Prepare to be surprised.
I love church.
I know, you can see it in all my writings can’t you? It’s the obvious and overwhelming theme of all I write.
But I do, I really and truly love it. While most people will, and should, read the above sentence as sarcasm, with the utmost seriousness, my love of church is one of the driving factors behind why I write. It actually is an overwhelming underlying theme of my writing.
And from time to time I think it’s good to step back and remind people of that. The same thing happens in my work. I work supporting and building community. There are a lot of parallels to church.
And if you work with my for any length of time you’d get the sense I find it all awful. People suck, they make everything hard, the system is broken, and it all just seems kind of hopeless. From time to time I forget that not everyone sees things how I do. Not everyone understands the starting point. Not everyone is using the same lens as me.
Community is my passion. I want it in my life and in the lives of the people I work with so bad I will do anything I can to breakdown, change, or better the things that hold it back. And so I work really hard identifying the barriers, struggling through them, trying to find solutions and ways to make community better, easier, more inclusive.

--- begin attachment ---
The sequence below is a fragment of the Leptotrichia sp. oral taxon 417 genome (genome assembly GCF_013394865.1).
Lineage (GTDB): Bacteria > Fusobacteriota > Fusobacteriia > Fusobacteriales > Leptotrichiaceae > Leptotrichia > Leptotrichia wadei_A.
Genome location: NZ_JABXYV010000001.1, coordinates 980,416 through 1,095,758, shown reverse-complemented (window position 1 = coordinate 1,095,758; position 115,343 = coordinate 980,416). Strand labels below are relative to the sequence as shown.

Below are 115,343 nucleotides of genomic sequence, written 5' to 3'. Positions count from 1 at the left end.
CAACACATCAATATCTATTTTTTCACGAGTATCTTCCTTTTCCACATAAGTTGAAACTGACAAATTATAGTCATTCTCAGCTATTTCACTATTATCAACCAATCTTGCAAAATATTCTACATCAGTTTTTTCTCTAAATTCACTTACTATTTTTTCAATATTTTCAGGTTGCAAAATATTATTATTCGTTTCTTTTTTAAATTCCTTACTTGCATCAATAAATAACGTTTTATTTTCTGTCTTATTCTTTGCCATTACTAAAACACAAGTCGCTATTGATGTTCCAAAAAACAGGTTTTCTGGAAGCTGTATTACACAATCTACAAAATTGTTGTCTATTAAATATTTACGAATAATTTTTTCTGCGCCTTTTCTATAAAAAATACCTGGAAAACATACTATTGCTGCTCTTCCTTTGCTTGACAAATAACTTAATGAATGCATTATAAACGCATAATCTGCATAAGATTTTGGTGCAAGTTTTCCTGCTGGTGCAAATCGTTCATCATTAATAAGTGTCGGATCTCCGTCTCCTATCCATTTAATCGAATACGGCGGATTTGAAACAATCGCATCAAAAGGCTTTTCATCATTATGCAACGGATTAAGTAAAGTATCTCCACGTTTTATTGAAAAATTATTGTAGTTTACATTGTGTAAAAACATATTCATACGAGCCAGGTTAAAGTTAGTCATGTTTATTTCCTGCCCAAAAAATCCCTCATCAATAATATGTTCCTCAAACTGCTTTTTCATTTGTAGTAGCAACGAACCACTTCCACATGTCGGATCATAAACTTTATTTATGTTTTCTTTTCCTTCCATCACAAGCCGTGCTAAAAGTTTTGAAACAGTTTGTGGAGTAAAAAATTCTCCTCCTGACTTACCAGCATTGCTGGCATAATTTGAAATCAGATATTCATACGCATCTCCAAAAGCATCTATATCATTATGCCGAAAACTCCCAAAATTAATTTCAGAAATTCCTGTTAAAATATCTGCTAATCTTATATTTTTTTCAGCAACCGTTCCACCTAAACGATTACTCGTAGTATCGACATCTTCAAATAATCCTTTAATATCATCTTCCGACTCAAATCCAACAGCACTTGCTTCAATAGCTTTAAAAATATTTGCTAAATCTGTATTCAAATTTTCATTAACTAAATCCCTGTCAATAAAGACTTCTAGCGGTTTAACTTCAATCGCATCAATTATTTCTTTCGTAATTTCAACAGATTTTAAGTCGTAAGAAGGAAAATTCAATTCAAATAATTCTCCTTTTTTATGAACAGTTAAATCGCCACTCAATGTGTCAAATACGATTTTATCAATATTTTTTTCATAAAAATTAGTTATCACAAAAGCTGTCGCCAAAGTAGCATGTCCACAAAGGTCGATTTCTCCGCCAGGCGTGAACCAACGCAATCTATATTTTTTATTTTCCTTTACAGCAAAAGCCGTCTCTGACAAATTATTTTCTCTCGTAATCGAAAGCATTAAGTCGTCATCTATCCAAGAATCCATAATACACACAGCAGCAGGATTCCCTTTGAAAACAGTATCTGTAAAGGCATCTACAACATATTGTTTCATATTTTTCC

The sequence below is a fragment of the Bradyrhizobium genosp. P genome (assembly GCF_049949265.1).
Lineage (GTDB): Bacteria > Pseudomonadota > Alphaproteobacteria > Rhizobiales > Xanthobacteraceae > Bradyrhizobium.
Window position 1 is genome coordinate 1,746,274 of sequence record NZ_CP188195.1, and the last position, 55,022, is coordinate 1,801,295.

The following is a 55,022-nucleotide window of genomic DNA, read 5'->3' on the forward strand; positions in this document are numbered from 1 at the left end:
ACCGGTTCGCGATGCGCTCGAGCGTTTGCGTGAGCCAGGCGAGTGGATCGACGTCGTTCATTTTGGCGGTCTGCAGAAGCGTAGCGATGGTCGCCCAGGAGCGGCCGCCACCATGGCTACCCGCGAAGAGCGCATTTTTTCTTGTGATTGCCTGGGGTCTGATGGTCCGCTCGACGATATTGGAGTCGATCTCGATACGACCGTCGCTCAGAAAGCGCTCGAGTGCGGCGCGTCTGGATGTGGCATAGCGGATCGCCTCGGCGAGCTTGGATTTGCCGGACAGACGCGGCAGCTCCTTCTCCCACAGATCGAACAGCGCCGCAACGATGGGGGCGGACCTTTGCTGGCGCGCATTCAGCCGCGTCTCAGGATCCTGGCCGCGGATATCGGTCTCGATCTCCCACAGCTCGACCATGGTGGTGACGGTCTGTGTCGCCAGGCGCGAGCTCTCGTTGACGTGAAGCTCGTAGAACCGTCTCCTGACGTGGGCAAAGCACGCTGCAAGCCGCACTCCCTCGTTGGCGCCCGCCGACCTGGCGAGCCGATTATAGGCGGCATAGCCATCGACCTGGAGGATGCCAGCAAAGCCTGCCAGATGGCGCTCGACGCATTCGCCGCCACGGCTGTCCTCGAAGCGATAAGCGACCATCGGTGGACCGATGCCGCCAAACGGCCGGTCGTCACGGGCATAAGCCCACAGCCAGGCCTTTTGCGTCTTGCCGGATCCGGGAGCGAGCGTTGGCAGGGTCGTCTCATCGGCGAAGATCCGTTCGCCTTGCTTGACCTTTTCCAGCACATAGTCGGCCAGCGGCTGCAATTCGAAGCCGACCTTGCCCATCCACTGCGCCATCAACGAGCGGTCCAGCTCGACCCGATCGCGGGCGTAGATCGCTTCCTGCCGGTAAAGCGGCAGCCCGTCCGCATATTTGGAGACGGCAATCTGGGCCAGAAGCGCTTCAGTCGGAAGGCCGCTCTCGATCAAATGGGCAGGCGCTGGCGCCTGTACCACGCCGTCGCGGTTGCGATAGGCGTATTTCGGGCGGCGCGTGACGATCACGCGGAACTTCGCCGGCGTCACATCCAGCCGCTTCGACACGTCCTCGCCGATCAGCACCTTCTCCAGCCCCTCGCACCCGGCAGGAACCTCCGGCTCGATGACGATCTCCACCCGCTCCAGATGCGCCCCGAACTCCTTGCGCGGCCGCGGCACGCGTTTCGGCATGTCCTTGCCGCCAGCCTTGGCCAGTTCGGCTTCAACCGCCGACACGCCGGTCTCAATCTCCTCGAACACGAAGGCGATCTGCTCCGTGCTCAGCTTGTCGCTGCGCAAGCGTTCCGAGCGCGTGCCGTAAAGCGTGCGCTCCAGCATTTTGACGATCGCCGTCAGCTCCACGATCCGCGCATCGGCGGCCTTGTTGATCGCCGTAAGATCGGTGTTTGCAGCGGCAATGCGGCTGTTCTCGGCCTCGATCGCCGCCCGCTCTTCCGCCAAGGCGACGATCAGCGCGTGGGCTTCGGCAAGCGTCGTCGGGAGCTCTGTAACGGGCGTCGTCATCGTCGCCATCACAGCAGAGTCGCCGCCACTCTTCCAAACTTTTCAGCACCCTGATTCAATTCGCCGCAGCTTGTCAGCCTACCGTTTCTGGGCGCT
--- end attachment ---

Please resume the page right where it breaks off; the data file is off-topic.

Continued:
But it all sounds like I hate it if I don’t come back and openly share the why. If I don’t share the motive, the driving force and how I’m so committed and determined to make community possible. If all you hear is what I’m working on and my feelings about the issue it’s easy to think I hate community work. I need to remind myself why I dig up all the bad, why I search out the inefficiencies, why I reflect and push for change.
Because it could all be so grand. It’s good now, but if we made these changes, what could our lives be like.
I see church in the same way.
With limitless potential to heal, love, support, and bring about the redemption that Jesus has started.
I don’t write what I do so that we can all agree how horrible church is. I write what I write so we can all agree that we have work to do to take this wonderful community we have and make it more like the community Christ has called us to build.
But I do struggle to see the end from time to time. And so I work out those struggles here. I get angry and upset and grieve what I see, because it seems to me too often we want church and not Christ. Too often we want the bible and not the Jesus it shows. Too often we want power not submission. Too often we want holiness rather than grace.
And that’s the problem I have with so much of what I see as “Christian.” The churches, the Facebook posts, the blogs, the music, the Christian media, etc. It’s all really good things wrapped up in really good intentions that we then take and abuse people with. So rarely intentionally, but still with such a frequency we can’t ignore it. The noble, standing for truth, at the cost of the people we are hoping will hear our truth. Somehow hoping our holiness will show a gospel worth living out. That the condemnation we share and aggressive defence of our way will allow people to see the beauty of Christ.
And this isn’t the foolishness of the cross. This isn’t a choice to not get caught up in worldly things. It’s not that what we share can’t be heard by the world.